It felt like December on the Swift
As yesterday was a holiday in Massachusetts, I headed out for a day of fly fishing. It was cold, windy, and rainy. The water was 38 degrees. I landed three rainbows to the net, and it was a great deal of work and fun at the same time.
I headed to a favorite spot. The stocked trout have spread out. Many seem to be gone, as the catch-and-keep folks have done what they’re allowed to do.
And, the fish suddenly are super-selective already. It was back to sight-nymphing yesterday: creeping up behind trout, throwing long lines, and looking for a take. And, they’re now smart enough to hold in hard-to-reach areas where you have to wade in deep water in the 200 cfs flow, which is 4x the usual rate
Even though I have a sensitive inline indicator, it didn’t register any takes. No pause or jitter. Instead, I had to look at the trout and guess if one had mouthed a nymph. So, hook sets are based on very soft “takes,” rather than visible “strikes.”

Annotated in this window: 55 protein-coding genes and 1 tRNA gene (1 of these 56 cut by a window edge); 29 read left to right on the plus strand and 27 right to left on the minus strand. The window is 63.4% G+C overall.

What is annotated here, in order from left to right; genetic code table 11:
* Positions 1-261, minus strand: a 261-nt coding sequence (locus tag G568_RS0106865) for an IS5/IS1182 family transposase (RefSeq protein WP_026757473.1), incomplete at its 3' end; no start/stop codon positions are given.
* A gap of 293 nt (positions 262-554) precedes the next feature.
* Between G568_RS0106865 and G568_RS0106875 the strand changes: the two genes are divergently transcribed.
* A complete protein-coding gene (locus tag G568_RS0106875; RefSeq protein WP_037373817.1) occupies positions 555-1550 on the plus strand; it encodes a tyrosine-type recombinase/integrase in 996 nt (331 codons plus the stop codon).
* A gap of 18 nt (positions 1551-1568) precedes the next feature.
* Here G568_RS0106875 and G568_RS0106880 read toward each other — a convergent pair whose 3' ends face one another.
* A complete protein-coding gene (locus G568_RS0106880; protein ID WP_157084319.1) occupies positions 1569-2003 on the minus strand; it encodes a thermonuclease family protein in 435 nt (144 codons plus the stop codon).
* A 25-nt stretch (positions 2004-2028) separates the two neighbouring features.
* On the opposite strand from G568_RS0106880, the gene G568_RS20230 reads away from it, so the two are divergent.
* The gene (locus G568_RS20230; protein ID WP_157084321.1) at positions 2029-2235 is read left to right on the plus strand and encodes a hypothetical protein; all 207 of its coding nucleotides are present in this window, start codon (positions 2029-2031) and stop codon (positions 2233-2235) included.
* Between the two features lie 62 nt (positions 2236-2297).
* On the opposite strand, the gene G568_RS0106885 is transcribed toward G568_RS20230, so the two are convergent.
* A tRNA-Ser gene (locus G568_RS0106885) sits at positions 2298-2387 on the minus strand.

I’ve read that, since trout do not have hands, they will mouth a fly to see if it is edible. The Swift trout do this and quickly spit out flies. So, it was a day yesterday of very immobile trout in cold water and very short windows of opportunity during which to set the hook.
I also noticed that I did better on 6x tippet than 5x. I’m amazed how a creature with a brain the size of a pea can adapt to conditions so quickly.
So, let the games begin. Until more newly-stocked trout arrive, we are back to the usual technical Swift fishery. I wouldn’t have it any other way. The trout make me work.